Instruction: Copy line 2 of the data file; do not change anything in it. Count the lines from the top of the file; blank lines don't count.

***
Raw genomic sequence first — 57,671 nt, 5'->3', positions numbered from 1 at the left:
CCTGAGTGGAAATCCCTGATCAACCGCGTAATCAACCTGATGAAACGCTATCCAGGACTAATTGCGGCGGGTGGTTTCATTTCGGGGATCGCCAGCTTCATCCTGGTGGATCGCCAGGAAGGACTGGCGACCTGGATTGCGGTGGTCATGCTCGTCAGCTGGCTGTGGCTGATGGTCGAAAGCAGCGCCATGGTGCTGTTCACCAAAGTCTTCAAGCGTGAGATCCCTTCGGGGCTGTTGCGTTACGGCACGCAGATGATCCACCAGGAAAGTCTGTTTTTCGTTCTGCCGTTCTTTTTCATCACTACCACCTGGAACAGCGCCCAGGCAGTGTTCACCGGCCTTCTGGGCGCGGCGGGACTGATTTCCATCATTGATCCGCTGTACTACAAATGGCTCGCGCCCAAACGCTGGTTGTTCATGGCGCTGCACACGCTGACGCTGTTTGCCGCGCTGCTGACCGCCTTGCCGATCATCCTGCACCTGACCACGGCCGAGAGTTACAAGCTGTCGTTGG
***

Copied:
CCTGAGTGGAAATCCCTGATCAACCGCGTAATCAACCTGATGAAACGCTATCCAGGACTAATTGCGGCGGGTGGTTTCATTTCGGGGATCGCCAGCTTCATCCTGGTGGATCGCCAGGAAGGACTGGCGACCTGGATTGCGGTGGTCATGCTCGTCAGCTGGCTGTGGCTGATGGTCGAAAGCAGCGCCATGGTGCTGTTCACCAAAGTCTTCAAGCGTGAGATCCCTTCGGGGCTGTTGCGTTACGGCACGCAGATGATCCACCAGGAAAGTCTGTTTTTCGTTCTGCCGTTCTTTTTCATCACTACCACCTGGAACAGCGCCCAGGCAGTGTTCACCGGCCTTCTGGGCGCGGCGGGACTGATTTCCATCATTGATCCGCTGTACTACAAATGGCTCGCGCCCAAACGCTGGTTGTTCATGGCGCTGCACACGCTGACGCTGTTTGCCGCGCTGCTGACCGCCTTGCCGATCATCCTGCACCTGACCACGGCCGAGAGTTACAAGCTGTCGTTGG